Gamma-ray storms (GRBs) are one of the most active events in the universe, and now astronomers have detected the most powerful gamma-ray stormever ever recorded,media New Atlas reported. The event is almost a thousand times more powerful than the average GRB. Such strong signals can only come from some of the most active events in the universe. When a star enters a supernova and collapses into a neutron star or black hole, emitted a large amount of plasma at near-light speed, grB is produced. It releases more energy in seconds than the sun releases throughout its life cycle.
The energy of these pulses is expressed in electron volts (eV), representing the kinetic energy that an electron obtains after accelerating through a potential difference of 1 volt. For most GRBs, the “afterglow” is measured in dozens of GeV. But the latest test results far exceed these – it records up to 1TeV of energy.
Masahiro Teshima, author of the study, said: “We theoretically predicted high-energy GRBs with energy in the TeV range. Astronomers have been searching for such powerful gamma-ray storms for the past 15 years. My international team and I are proud to announce the discovery of the first gamma-ray storm with an energy of up to 1TeV, the highest energy photon ever detected from the GRB. “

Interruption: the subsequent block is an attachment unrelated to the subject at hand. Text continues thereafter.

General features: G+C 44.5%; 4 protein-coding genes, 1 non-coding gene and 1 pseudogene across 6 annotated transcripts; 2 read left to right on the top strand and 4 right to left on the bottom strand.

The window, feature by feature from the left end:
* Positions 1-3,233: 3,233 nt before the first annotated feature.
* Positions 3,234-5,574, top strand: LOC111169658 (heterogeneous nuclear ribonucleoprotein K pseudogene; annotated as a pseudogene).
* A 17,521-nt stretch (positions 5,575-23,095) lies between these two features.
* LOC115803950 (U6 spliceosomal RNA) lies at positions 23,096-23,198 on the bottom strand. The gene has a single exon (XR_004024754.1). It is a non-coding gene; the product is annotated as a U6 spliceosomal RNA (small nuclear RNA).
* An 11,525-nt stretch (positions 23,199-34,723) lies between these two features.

The incident, known as GRB190114C, was observed on 14 January this year. It was first discovered by two satellites designed to detect gamma-ray storms, the Neil Gales Swift Observatory and the Fermi Gamma-ray Space Telescope.
But astronomers are particularly interested in the “afterglow”, which emits brighter light. To do this, whenever the instruments detect grB, they immediately signal other facilities for follow-up observation. More than 20 telescopes and observatories around the world were subsequently used to observe the event.
The “afterglow” begins about one minute after the initial outbreak and lasts a total of about 20 minutes. In the first 30 seconds or so, the glow is more than 100 times stronger than the Crab Nebula, the brightest known gamma ray source in the Milky Way. Its energy peaked at 1 TeV, but hovered for a while and kept down to 0.3 TeV, but it was still strong.
One of the Hubble telescopes was used to observe the telescope on GRB 190114C. Although it cannot detect gamma rays, the space telescope can help determine how far the event is and what conditions might make it extremely energetic. Gamma-ray bursts have been shown to be the result of collisions between two galaxies.
Andrew Levan, lead author of the study, said: “Hubble’s observations suggest that this particular eruption is located in a very dense environment, in the middle of a bright galaxy 5 billion light-years away. This is indeed unusual, suggesting that the location of this concentration may be the reason it produces this unusually powerful light. “
The study was published in the journal Nature.